Matthew most likely wrote his Gospel for several reasons. (1) He wanted to convince non-Christian Jews of the truth of Christianity, (2) He sought to explain to Christians how their religion is the fulfillment of God’s promises and patterns of activity in the Old Testament, (3) He wanted to give young believers basic instructions in Christian living. (4) He wanted to encourage the church in the midst of persecution from hostile authorities in both Jewish and Roman circles. (5) He desired to deepen Christian faith by supplying more details about Jesus’ words and works.
The Gospel’s theological emphases meld with these purposes. Matthew took pains to demonstrate God’s work in Jesus to bring the fulfillment of His promises to His chosen people, the Jews. Through (or even in spite of) their response, Matthew wanted to show how God offers the identical blessings and judgments to all humanity. This is evidenced in Chapter 10, verses 5 and 6, Chapter 15, verse 24 and Chapter 28, verse 19. He depicted Christ as a teacher through the main sermons in several chapters. But he portrayed him as much more than a teacher, the Son of David, Messiah and Lord of the universe and of human hearts.
Matthew portrays Christian living preeminently as doing the will of God, which is defined as following Jesus in discipleship and obeying all of His commands: Chapter 7, Verses 21 through 27, and Chapter 12, verses 46 through 50.
Christ does not abolish the Old Testament, but the law can be rightly applied in a believer’s life only after one understands how it is fulfilled in Jesus. Matthew is the only Gospel to use the word church in Chapter 16, verse 18, and again in Chapter 18, verse 17. He envisaged his community of followers living on after his death and resurrection and completing his ministry of preaching the kingdom of God so that men and women might enter into a saving relationship with Jesus.
Columbia Prayer Chain: Thursday, February 7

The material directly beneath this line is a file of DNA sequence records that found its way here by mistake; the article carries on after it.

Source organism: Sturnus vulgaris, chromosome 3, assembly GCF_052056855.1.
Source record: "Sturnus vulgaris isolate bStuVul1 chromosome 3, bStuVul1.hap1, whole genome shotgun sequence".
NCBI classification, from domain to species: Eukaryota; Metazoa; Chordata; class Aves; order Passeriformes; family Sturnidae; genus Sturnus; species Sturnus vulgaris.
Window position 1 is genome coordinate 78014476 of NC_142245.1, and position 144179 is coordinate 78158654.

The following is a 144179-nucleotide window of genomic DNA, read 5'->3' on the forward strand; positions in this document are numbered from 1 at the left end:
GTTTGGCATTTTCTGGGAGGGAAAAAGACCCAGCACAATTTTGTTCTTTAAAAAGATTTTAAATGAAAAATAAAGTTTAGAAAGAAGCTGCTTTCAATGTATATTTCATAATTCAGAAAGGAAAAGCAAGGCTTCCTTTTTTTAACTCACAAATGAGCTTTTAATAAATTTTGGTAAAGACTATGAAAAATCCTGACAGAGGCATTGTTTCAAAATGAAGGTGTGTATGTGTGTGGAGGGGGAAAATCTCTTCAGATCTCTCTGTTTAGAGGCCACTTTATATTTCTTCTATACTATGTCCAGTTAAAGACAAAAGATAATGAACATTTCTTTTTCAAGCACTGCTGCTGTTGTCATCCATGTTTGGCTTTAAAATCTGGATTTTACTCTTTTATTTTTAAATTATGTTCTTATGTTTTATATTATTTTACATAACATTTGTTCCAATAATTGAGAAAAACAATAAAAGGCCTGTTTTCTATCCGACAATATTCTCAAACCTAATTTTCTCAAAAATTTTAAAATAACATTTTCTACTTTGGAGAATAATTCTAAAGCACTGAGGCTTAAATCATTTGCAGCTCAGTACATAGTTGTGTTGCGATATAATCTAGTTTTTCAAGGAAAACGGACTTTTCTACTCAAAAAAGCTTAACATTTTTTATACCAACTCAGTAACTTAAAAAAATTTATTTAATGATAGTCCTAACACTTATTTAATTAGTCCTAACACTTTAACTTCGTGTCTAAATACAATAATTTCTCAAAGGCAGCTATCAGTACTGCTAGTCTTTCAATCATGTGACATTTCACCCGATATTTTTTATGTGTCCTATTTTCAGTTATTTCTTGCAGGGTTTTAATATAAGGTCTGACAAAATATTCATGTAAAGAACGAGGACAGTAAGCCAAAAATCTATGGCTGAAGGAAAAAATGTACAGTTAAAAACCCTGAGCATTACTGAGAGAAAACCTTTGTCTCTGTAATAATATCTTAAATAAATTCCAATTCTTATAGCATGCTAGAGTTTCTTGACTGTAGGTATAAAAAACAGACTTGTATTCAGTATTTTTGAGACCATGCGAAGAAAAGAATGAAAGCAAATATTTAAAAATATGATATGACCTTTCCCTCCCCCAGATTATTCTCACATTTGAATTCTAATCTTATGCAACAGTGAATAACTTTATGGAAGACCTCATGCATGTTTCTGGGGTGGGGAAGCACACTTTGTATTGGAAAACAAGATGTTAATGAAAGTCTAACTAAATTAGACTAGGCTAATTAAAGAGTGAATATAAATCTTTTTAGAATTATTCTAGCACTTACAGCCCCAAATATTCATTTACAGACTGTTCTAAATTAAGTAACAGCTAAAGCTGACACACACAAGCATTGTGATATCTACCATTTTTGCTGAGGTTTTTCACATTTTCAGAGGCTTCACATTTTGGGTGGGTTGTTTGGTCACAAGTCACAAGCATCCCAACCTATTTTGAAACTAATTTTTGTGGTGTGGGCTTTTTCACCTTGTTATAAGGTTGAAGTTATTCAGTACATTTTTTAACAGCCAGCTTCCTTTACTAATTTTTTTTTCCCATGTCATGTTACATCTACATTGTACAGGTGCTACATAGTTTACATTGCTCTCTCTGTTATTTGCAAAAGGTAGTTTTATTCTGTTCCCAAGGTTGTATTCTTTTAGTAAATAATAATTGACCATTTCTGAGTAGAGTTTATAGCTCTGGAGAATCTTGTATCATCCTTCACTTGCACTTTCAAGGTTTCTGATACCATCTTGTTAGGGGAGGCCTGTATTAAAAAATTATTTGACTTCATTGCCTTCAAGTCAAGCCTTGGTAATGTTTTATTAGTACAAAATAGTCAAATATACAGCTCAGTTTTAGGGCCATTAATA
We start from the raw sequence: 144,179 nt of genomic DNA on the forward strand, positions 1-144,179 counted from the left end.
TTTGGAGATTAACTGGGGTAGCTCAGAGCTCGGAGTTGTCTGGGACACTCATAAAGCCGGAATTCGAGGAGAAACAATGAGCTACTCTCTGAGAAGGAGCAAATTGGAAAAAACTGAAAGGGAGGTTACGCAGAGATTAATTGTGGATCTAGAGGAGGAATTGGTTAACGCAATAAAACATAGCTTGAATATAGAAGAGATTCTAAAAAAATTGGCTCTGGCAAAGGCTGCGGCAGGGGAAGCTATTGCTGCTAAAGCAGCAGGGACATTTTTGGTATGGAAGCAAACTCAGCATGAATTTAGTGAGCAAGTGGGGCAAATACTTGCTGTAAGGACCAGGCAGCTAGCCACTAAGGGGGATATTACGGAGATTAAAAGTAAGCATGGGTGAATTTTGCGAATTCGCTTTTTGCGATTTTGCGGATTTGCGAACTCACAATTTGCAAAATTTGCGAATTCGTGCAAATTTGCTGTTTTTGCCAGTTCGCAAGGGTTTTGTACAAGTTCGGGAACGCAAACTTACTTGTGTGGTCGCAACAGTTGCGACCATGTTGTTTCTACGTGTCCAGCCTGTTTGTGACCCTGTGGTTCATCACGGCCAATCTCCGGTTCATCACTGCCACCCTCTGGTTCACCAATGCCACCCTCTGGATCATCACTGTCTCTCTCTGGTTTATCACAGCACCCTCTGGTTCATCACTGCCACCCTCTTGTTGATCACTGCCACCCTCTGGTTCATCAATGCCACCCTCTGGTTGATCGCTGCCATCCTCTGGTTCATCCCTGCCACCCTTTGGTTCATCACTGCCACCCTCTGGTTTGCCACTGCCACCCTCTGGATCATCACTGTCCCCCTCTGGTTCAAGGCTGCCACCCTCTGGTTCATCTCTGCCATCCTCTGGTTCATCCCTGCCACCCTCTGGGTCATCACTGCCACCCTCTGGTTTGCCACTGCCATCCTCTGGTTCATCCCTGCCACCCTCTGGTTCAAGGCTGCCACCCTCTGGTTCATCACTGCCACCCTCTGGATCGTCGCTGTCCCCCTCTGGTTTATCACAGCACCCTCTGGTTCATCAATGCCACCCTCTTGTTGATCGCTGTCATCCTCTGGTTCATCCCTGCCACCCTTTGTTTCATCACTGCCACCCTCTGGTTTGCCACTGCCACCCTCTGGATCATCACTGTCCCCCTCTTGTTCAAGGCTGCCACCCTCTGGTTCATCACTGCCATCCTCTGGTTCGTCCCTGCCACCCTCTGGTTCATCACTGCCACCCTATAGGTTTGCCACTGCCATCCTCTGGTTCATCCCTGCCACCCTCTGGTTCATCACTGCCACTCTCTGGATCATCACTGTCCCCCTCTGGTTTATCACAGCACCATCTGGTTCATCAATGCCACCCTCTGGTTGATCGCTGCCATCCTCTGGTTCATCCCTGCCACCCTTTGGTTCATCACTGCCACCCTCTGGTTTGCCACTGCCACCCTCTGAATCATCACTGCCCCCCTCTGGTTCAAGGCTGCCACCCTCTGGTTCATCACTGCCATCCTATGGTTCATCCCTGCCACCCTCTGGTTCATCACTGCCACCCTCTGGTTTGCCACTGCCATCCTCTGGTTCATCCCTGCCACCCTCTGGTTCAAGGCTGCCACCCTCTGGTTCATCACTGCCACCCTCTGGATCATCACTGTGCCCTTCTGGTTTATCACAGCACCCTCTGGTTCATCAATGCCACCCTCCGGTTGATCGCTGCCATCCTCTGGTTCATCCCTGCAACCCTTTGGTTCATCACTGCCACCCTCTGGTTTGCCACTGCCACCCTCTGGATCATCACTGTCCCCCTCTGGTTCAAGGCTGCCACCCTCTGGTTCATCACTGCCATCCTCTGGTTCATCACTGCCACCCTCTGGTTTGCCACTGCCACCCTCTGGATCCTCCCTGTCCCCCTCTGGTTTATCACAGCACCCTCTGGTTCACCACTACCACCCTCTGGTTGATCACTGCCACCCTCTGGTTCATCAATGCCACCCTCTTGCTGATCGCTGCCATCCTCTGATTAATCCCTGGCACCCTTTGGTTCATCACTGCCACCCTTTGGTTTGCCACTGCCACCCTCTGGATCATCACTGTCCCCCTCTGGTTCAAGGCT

In our prayers: Claudia Strattman, Jennifer Williams, Betty Jo Carson, Gary Davis, Eddie Bolton, Myrna, Esther, Pam James, Doug and Sharon, John Kelchner, Elizabeth Matthews, Nedrick Griffin, Jennifer Handy, Nancy Stuckey, Annemarie Sullivan, Rachel and Randy Wurtzbaugh, Patty Peckham, Denise Byrd, Greg and Lisa Steele, Dean Timothy Jones, Linda Langford, Marty Fritz, Harriet Hancock, Tommy and Robby Palmer, Patty and Ted Mac Laughlin, Janet Long, Bobby Wilson, Debbie and Pat Barry, Betty Jo Sullivan, Patrick and Patricia Barry, Jordan Hill, Doris Clevenger, Charles Sigel, Bob Davis, John Whatley, Nancy Zuckerman, Charles Davis Sr., Bill Carter, Betty Peavy Frick, Joye Cantrell, Fred and Gail, Dale and Norma Sessions, Padge Arrington, Jerry Callahan, Norman Masters
Special prayers for Mary Ellen’s four-year-old grandson, Joseph Patrick, who is fighting cancer
In memoriam: Elwood “Woody” Stapleton, Raymond Hillary Jr., Rebecca Brown Davis, Ruby C. Branham, Terrylynn H. Futrell, Johnny “Smokey” Jackson, James Alvin Teague, Annie Lee Johnson, Louise Woodson Lyle, Joseph Aaron Price, Annie Mae Jones
Our prayers are with: the elderly, the homeless, all currently fighting illness, all beloved pets, our president and congress, our police officers and firefighters, all who serve in the armed forces
Columbia Prayer Chain is open to all residents of greater Columbia who would like to share prayers and receive the prayers of others. Please leave your name in the comment box or email me.